One of the Twitter posts I read last week referred me to an article on CNN.com about law officials using the social network sites of Facebook and MySpace to obtain evidence from pictures and comments posted to the sites. The article mentioned a college student who was seen at a Halloween party two weeks after being arrested after being involved in a drunk driving accident. According to the article,

Two weeks after Joshua Lipton was charged in a drunken driving crash that seriously injured a woman, the 20-year-old college junior attended a Halloween party dressed as a prisoner. Pictures from the party showed him in a black-and-white striped shirt and an orange jumpsuit labeled “Jail Bird.”

Lipton was not showing much remorse partying after being involved in an alcohol related accident. While the woman Lipton hit was recovering in the hospital, Lipton was out partying and one of his friends posted pictures from the party that included Lipton on Facebook.

Source: Flickr*

I recently blogged about being aware of the digital footprints we leave on the internet citing a USTA professor as an example. His explicit emails with references to his students were made public and printed in the newspaper with this incident making front page news.

According to the article at CNN.com, discussion of how law officials use the pictures of social networks to portray the nature of one’s character is becoming commonplace.

“Social networking sites are just another way that people say things or do things that come back and haunt them,” said Phil Malone, director of the cyberlaw clinic at Harvard Law School’s Berkman Center for Internet & Society. “The things that people say online or leave online are pretty permanent.”

The pictures, when shown at sentencing, not only embarrass defendants but can make it harder for them to convince a judge that they’re remorseful or that their drunken behavior was an aberration. (Of course, the sites are also valuable for defense lawyers looking to dig up dirt to undercut the credibility of a star prosecution witness.

Prosecutors do not appear to be scouring networking sites while preparing for every sentencing, even though telling photos of criminal defendants are sometimes available in plain sight and accessible under a person’s real name. But in cases where they’ve had reason to suspect incriminating pictures online, or have been tipped off to a particular person’s MySpace or Facebook page, the sites have yielded critical character evidence.

While teaching students how to perform boolean searches on the internet or cite sources, it is just as important to stress the awareness of the digital footprints each of us leaves behind. Hopefully the students will not have their digital footprints used as evidence against them in a criminal matter as the teens did in the article but examples such as these show the importance of being cognizant of one’s presence on the internet. Colleges and employers often do searches on the social networks and make decisions based on their findings. I believe emphasizing the concept of digital footprints is as important in preparing students for the 21st century as is internet safety to avoid predators, using technology tools and social networks. For some students, their digital footprint could make the difference between a sentence of life or death.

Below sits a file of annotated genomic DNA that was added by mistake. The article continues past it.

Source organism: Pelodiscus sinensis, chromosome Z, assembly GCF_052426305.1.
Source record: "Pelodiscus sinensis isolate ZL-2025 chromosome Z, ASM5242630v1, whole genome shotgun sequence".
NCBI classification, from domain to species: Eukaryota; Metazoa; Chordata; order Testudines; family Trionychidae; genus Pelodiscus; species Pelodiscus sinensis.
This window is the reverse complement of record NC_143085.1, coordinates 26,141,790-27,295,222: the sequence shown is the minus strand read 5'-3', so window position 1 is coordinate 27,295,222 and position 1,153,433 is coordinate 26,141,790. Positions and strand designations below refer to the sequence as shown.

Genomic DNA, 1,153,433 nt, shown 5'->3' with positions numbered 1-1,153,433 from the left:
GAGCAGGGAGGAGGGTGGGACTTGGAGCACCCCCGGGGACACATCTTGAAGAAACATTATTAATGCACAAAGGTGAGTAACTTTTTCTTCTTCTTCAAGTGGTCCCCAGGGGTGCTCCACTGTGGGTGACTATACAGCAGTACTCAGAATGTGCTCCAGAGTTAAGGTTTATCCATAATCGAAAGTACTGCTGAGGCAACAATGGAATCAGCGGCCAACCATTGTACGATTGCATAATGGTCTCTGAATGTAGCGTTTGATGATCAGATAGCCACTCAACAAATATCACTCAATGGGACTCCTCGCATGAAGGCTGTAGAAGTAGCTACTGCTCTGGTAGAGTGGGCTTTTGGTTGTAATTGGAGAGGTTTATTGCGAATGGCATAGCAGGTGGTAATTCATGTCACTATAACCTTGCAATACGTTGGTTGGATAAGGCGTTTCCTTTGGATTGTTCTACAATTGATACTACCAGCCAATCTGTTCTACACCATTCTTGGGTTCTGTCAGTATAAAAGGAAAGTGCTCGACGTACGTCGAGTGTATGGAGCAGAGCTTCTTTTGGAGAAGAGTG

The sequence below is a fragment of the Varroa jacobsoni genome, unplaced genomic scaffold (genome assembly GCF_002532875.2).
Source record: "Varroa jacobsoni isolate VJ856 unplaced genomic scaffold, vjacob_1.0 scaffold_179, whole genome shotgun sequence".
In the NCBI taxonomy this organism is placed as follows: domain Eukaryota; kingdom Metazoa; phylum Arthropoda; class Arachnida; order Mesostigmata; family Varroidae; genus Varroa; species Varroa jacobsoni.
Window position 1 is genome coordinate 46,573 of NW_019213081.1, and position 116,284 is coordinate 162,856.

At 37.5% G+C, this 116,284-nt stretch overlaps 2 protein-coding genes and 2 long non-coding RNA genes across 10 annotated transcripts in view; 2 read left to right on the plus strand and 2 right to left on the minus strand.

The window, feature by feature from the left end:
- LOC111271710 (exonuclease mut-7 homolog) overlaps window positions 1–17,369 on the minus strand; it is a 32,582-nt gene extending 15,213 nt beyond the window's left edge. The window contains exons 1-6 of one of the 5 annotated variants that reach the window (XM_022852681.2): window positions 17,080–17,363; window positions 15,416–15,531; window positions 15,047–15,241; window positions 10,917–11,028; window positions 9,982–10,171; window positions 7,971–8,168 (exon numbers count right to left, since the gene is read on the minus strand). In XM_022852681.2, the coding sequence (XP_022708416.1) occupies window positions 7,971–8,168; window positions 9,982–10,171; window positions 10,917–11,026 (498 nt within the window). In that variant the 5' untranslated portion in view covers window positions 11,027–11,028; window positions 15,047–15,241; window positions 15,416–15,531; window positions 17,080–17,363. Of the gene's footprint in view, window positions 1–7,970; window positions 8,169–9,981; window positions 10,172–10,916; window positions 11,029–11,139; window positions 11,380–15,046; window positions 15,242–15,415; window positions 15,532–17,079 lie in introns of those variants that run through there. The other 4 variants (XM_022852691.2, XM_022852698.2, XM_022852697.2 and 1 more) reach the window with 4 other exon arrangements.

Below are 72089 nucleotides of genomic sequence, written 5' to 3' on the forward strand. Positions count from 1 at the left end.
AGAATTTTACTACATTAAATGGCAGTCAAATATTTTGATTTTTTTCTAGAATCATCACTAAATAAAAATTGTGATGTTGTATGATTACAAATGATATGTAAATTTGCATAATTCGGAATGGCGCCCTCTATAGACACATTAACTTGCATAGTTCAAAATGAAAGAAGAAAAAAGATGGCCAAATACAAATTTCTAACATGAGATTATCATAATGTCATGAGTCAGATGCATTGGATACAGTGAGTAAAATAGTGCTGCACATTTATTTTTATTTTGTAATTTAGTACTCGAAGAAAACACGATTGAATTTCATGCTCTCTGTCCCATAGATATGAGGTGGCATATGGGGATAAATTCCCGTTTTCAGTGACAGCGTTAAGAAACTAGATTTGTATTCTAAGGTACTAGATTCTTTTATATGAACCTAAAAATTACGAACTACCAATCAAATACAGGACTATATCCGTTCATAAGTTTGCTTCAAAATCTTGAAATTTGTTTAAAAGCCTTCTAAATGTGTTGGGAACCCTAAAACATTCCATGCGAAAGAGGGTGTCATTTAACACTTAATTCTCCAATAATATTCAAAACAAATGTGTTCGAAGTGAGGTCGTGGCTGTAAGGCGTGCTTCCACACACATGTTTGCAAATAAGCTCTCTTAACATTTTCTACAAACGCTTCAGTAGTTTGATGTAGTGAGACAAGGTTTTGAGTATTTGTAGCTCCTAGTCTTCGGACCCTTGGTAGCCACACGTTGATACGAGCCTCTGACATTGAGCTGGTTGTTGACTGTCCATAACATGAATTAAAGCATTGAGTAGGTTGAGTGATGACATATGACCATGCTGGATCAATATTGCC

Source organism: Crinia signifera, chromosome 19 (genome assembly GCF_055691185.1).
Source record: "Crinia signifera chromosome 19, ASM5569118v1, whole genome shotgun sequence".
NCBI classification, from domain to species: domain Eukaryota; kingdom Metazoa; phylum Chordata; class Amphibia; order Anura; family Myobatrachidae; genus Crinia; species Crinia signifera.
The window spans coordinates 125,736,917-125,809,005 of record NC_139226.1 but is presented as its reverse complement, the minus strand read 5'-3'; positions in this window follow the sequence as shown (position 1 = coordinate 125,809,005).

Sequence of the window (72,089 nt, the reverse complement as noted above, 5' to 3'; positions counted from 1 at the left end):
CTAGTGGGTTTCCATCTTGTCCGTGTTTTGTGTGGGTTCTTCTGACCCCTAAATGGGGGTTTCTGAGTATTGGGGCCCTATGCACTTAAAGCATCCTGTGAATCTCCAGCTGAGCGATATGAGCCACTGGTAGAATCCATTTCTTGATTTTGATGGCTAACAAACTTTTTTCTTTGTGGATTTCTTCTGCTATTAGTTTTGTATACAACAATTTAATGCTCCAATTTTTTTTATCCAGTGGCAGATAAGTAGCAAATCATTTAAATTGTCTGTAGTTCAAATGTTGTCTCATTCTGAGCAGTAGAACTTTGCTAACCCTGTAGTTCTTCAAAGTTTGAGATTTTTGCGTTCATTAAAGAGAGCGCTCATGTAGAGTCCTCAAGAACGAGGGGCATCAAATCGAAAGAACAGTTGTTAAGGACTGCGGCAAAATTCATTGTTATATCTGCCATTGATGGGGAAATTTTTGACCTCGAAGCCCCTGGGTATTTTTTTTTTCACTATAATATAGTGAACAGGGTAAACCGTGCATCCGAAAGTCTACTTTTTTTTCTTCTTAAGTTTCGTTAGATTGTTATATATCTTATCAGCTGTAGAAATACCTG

*Patiblue. “Pegasus/Footprint.” Patiblue’s Photostream. April 9. 2008. Sept. 20, 2005. http://www.flickr.com/photos/patiblue/151771347/

Web 2.0 Tools and Applications

There are so many innovative and exciting web 2.0 tools out there that are in use by educators all over the world. I receive RSS feeds, Twitter feeds, social networking, social bookmarking, virtual worlds/communities, instant messages and emails about the awesome tools and I am having a hard time remembering all of the possibilities available.

So I started a wiki to serve as a repository for web 2.0 tools, applications, websites, blogs or any resource that you would like to list. Hopefully you will agree and add items to the wiki to help educators throughout the blogosphere. You can access the Web 2.0 Tools and Applications wiki here. Let me know if for some reason you are not able to access and annotate the pages. I will let you start things out and put in my 2¢ as time goes on.

A Rock-n-Rollin’ Wiki Webquest

A few minutes ago I was reading an email containing my daily Diigo update and a bookmark from my Project Based Learning Group that submitted the blog site, “Wikis for Everyone“. The post, “A Classroom Wiki Webquest“, caught my attention featuring a teacher conducting a wiki webquest with her students about rock and roll musicians.

“For their first project, they created a Webquest about the 1980’s rock and roll scene. “Students were required to research about music in the 1980s and design a rock exhibit for a rock and roll museum. Students worked in groups to create various products – feature articles, press releases, teaching and student guides, and museum calendars – explaining the exhibit highlights.”

This project led to a project on the 50 greatest rockers resulting in the creation of a project wiki. The “RockWriteListen” wiki is laid out well with an introduction to the project, a webquest and student products. This was so awesome to see the extent and detailed length the wiki was utlized to facilitate this project. Initially, instruction on how to use the wiki and communicate expectations to the students took place.